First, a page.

The Gujarat High Court has reiterated that a civil court lacks jurisdiction to entertain and decide questions about the citizenship of a person, and only the Central government is empowered to determine the same [Akil Valibhai Piplodwala v Central Government].
Justice Nisha M Thakore said that there was no doubt that the question of whether an individual has acquired another country’s citizenship or could be said to have renounced Indian citizenship on issuance of another country’s passport, can be decided only by the Central government.
“There is no iota of doubt that as per Sub-section (2) of Section 9 of the Citizenship Act, 1955, read with section 40 along with schedule III of the Citizenship Rules, 2009, the said question can exclusively be tried by the Central Government”, the order read.
The single-judge also noted that the question as to whether a civil court has jurisdiction to entertain a suit seeking declaration under the Indian Citizenship Act, had already been settled by the Supreme Court in State of UP v Shah Mohammad.
The Court was hearing an appeal against an order of the Principal District Judge.
The plaintiff had sought an order preventing his deportation till a decision regarding his citizenship was taken by the centre.
Alternatively, he had sought a direction to confer Indian citizenship on in terms of the Citizenship Act since he was married to an Indian citizen.
The trial court had directed the respondents to refrain from deporting the plaintiff while acknowledging that civil courts did not have the jurisdiction to decide on issues of citizenship however, reasoning that no one could be deprived of their life and liberty.
This order was quashed by the Principal District Judge. This decision was appealed by the plaintiff before the High Court.
The appellant submitted that the Principal District Judge failed to appreciate that he was born, brought up and received his primary education in India and evidence to support this was brought on record.
He also drew attention to the findings of the trial court that no material was placed on record by the respondents to show that he had voluntarily acquired the citizenship of another country.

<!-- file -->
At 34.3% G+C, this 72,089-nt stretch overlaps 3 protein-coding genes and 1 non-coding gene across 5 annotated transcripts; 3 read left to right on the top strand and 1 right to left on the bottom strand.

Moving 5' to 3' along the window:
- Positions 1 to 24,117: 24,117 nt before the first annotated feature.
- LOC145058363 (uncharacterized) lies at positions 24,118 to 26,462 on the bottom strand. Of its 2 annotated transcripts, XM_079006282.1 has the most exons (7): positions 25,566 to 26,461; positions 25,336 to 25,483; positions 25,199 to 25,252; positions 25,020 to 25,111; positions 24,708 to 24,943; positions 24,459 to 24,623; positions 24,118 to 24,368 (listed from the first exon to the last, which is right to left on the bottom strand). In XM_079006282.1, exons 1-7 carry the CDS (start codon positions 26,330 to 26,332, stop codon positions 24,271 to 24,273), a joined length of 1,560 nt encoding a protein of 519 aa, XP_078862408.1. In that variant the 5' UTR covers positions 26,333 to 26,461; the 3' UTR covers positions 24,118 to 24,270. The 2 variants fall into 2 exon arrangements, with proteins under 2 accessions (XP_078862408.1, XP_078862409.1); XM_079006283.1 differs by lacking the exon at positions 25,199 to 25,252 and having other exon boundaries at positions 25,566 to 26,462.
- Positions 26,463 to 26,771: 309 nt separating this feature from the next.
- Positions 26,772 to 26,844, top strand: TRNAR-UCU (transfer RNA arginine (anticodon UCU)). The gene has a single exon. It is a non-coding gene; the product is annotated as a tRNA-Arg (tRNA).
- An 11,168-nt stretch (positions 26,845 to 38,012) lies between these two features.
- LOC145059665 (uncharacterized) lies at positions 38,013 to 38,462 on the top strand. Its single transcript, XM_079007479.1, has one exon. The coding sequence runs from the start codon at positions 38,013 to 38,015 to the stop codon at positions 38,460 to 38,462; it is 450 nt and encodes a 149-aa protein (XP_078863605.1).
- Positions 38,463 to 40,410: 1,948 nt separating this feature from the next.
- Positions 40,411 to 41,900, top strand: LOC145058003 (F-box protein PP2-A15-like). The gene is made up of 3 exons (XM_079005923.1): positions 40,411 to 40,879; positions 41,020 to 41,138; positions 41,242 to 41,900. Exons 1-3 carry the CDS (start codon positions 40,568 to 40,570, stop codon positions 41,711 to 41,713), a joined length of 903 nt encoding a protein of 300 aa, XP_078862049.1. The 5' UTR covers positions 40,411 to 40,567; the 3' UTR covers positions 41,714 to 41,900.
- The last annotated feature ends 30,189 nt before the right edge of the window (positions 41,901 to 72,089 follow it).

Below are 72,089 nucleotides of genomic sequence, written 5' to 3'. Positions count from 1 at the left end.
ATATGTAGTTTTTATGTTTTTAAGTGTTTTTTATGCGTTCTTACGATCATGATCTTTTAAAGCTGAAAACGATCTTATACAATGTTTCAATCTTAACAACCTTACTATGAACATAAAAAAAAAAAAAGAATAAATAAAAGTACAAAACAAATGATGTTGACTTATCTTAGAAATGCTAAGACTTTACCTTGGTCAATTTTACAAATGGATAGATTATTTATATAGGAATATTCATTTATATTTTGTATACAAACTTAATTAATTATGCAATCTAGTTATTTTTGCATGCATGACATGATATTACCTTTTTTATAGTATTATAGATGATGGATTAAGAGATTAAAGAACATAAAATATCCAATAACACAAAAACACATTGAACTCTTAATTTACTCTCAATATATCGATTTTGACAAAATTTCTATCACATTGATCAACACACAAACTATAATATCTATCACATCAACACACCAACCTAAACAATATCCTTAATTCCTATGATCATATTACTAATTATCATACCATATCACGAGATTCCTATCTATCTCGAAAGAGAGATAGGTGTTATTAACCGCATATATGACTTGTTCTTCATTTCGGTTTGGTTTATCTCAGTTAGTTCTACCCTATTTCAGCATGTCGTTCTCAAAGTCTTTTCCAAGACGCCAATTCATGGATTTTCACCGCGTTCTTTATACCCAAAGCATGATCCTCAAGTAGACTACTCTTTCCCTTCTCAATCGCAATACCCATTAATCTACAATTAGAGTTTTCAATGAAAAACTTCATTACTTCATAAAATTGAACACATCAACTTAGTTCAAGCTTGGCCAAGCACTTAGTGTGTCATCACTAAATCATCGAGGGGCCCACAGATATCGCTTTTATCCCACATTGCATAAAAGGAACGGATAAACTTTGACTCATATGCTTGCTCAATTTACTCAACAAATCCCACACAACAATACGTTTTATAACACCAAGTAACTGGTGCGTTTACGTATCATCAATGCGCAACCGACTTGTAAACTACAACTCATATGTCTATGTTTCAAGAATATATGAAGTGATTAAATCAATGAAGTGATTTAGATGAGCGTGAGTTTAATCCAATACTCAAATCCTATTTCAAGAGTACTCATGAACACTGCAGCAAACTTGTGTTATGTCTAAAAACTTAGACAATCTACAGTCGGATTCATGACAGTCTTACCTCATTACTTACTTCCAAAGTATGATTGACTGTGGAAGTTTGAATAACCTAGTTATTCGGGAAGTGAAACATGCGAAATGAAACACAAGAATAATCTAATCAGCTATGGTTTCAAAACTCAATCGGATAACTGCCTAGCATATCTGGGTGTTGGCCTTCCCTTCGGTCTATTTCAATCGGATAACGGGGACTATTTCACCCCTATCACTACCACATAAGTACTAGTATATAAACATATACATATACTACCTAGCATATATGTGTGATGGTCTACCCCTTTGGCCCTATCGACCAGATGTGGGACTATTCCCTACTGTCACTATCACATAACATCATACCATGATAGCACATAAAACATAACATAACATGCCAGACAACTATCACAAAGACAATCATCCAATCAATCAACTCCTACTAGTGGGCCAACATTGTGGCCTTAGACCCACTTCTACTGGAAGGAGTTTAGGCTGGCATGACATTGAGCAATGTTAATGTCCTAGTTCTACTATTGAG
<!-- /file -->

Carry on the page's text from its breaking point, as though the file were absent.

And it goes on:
The respondents, on the other hand, urged the Court to take note of the appellant’s conduct stating that he was guilty of suppressing material facts.
It was also highlighted that substantial proof had been brought on record to show that the appellant had been conferred Pakistani citizenship and was permitted to travel to India on a temporary residential permit.
The respondents contended that the burden of proof lay on the appellant to show that he was not a Pakistani citizen, and the judge had rightly found that he failed to dislodge the burden.
Attention was also drawn to an observation by a coordinate bench of the Court, in collateral proceedings, wherein it was recorded that the appellant was admittedly not an Indian citizen.
On examining the material, the Court said that since according to the District Judge and a coordinate bench the appellant was not an Indian citizen, he was excluded from civil jurisdiction to even look into infringement of his civil rights.
“The Court finds that any order rendering with issue falling under the domain of the Citizenship Act shall in no uncertain terms can be said to be usurpation of jurisdiction of authority under the Citizenship Act,” the High Court said,
Even otherwise, it was found that no substantial questions of law arise for consideration, the Court said.
Senior Advocate IH Syed and Advocate MR Molavi appeared for the appellant while the respondents were represented by Additional Solicitor General of India Devang Vyas.